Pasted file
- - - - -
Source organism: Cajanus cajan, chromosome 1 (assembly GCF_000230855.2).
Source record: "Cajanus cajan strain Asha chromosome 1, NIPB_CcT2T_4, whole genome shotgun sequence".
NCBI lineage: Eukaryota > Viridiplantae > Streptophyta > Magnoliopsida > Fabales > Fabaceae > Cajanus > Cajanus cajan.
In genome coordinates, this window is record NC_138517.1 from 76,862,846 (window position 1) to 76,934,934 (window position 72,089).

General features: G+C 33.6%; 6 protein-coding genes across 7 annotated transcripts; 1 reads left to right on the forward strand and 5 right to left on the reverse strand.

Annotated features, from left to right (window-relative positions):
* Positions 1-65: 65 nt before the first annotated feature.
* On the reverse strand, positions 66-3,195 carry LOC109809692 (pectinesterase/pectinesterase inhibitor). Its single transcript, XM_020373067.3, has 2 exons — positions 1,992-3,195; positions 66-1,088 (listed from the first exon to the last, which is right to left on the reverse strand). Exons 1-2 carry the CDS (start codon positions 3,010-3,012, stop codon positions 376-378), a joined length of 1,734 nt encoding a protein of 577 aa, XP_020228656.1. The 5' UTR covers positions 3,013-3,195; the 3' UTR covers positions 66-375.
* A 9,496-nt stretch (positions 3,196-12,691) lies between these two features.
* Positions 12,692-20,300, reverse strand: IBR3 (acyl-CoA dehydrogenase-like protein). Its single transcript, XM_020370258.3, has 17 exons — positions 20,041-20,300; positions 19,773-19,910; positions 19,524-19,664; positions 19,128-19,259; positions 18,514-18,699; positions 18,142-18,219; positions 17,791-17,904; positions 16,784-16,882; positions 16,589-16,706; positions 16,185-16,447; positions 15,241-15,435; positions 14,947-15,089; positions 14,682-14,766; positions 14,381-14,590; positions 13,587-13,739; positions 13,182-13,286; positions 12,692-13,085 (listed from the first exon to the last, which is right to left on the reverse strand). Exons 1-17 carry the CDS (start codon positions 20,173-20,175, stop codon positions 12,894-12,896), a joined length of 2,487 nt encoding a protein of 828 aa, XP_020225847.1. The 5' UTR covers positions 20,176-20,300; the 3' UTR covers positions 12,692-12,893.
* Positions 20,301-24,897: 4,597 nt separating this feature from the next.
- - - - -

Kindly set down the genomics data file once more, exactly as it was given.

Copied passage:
Source organism: Cajanus cajan, chromosome 1 (assembly GCF_000230855.2).
Source record: "Cajanus cajan strain Asha chromosome 1, NIPB_CcT2T_4, whole genome shotgun sequence".
NCBI lineage: Eukaryota > Viridiplantae > Streptophyta > Magnoliopsida > Fabales > Fabaceae > Cajanus > Cajanus cajan.
In genome coordinates, this window is record NC_138517.1 from 76,862,846 (window position 1) to 76,934,934 (window position 72,089).

General features: G+C 33.6%; 6 protein-coding genes across 7 annotated transcripts; 1 reads left to right on the forward strand and 5 right to left on the reverse strand.

Annotated features, from left to right (window-relative positions):
* Positions 1-65: 65 nt before the first annotated feature.
* On the reverse strand, positions 66-3,195 carry LOC109809692 (pectinesterase/pectinesterase inhibitor). Its single transcript, XM_020373067.3, has 2 exons — positions 1,992-3,195; positions 66-1,088 (listed from the first exon to the last, which is right to left on the reverse strand). Exons 1-2 carry the CDS (start codon positions 3,010-3,012, stop codon positions 376-378), a joined length of 1,734 nt encoding a protein of 577 aa, XP_020228656.1. The 5' UTR covers positions 3,013-3,195; the 3' UTR covers positions 66-375.
* A 9,496-nt stretch (positions 3,196-12,691) lies between these two features.
* Positions 12,692-20,300, reverse strand: IBR3 (acyl-CoA dehydrogenase-like protein). Its single transcript, XM_020370258.3, has 17 exons — positions 20,041-20,300; positions 19,773-19,910; positions 19,524-19,664; positions 19,128-19,259; positions 18,514-18,699; positions 18,142-18,219; positions 17,791-17,904; positions 16,784-16,882; positions 16,589-16,706; positions 16,185-16,447; positions 15,241-15,435; positions 14,947-15,089; positions 14,682-14,766; positions 14,381-14,590; positions 13,587-13,739; positions 13,182-13,286; positions 12,692-13,085 (listed from the first exon to the last, which is right to left on the reverse strand). Exons 1-17 carry the CDS (start codon positions 20,173-20,175, stop codon positions 12,894-12,896), a joined length of 2,487 nt encoding a protein of 828 aa, XP_020225847.1. The 5' UTR covers positions 20,176-20,300; the 3' UTR covers positions 12,692-12,893.
* Positions 20,301-24,897: 4,597 nt separating this feature from the next.